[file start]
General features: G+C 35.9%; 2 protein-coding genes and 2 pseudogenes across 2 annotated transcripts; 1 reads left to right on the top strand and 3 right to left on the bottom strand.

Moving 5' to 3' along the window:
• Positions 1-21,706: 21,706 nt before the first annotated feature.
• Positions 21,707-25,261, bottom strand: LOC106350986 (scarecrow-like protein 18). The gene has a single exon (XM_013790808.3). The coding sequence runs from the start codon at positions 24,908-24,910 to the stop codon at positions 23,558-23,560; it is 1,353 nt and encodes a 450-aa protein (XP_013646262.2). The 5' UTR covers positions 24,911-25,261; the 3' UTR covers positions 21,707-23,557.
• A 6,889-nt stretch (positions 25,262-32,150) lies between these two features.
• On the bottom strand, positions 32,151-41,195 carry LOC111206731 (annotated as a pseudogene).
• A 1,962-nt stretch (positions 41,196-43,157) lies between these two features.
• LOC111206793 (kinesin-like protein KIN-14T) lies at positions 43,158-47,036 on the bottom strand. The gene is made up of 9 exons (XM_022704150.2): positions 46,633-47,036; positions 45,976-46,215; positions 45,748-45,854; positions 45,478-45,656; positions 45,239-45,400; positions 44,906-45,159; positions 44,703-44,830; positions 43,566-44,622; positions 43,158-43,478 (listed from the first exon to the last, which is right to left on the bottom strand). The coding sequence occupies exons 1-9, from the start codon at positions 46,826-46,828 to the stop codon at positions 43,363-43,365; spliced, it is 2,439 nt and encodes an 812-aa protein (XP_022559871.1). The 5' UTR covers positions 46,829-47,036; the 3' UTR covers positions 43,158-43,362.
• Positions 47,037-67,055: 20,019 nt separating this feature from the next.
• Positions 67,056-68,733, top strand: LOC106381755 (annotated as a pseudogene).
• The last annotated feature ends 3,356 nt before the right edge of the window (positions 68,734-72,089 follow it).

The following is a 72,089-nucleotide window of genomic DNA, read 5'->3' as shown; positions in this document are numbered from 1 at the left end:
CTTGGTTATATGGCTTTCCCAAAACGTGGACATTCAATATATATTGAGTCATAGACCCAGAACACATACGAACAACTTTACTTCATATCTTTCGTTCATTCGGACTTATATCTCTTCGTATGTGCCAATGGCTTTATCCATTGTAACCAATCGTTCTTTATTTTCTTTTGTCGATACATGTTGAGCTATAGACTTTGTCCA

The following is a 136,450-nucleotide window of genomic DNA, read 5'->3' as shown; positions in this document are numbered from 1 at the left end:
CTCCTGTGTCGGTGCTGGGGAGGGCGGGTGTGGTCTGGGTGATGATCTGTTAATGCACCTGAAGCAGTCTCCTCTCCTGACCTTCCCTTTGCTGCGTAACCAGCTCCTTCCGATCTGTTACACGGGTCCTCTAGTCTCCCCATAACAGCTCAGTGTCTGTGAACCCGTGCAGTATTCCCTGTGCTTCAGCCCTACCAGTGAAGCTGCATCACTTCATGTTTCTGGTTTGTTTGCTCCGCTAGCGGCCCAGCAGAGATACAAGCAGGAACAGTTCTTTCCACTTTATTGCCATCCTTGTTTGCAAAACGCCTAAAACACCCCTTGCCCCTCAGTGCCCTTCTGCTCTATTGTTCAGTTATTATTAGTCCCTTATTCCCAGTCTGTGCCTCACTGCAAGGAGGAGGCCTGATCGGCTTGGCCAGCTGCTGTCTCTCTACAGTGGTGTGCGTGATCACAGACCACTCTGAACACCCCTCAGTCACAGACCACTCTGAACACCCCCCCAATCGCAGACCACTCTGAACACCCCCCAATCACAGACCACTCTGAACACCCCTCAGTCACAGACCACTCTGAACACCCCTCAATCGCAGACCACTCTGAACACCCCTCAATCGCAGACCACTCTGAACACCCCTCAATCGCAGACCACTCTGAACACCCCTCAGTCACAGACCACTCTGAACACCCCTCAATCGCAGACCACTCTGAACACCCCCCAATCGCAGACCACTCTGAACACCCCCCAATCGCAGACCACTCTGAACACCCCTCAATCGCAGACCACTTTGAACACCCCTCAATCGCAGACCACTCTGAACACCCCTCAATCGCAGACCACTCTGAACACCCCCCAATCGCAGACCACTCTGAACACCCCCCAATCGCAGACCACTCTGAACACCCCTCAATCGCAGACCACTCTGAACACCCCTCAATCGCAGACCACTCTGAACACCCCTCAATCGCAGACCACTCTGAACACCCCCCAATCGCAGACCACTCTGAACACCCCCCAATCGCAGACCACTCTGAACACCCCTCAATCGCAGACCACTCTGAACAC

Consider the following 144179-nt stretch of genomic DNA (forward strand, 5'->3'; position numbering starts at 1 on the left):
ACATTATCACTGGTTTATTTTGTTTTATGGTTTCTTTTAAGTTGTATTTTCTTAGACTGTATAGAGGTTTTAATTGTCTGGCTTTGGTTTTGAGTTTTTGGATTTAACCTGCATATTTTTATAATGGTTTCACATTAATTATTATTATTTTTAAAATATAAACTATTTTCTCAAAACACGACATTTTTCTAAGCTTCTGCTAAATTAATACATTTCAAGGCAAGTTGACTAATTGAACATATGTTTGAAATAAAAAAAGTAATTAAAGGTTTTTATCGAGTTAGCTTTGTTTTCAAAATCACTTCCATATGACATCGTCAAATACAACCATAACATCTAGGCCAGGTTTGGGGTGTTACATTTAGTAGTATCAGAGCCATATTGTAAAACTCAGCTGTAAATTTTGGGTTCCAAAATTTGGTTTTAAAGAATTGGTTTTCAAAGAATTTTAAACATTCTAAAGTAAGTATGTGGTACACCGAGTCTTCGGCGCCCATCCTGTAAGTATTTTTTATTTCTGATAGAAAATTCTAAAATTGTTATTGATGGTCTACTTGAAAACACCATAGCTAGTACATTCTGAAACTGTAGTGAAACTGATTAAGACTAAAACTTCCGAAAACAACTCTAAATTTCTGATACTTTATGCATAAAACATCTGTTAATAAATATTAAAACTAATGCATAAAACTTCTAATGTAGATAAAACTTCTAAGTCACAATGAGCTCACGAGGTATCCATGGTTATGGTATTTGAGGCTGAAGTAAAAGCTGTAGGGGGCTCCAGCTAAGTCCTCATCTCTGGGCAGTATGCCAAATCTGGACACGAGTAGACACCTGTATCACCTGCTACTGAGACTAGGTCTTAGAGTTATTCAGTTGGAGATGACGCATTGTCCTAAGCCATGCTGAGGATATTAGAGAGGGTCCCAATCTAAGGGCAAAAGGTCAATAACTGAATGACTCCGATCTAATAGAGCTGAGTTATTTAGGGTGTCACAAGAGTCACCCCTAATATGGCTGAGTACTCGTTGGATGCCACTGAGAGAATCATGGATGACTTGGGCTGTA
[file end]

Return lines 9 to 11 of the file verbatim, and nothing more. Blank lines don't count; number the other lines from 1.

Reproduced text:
• Positions 47,037-67,055: 20,019 nt separating this feature from the next.
• Positions 67,056-68,733, top strand: LOC106381755 (annotated as a pseudogene).
• The last annotated feature ends 3,356 nt before the right edge of the window (positions 68,734-72,089 follow it).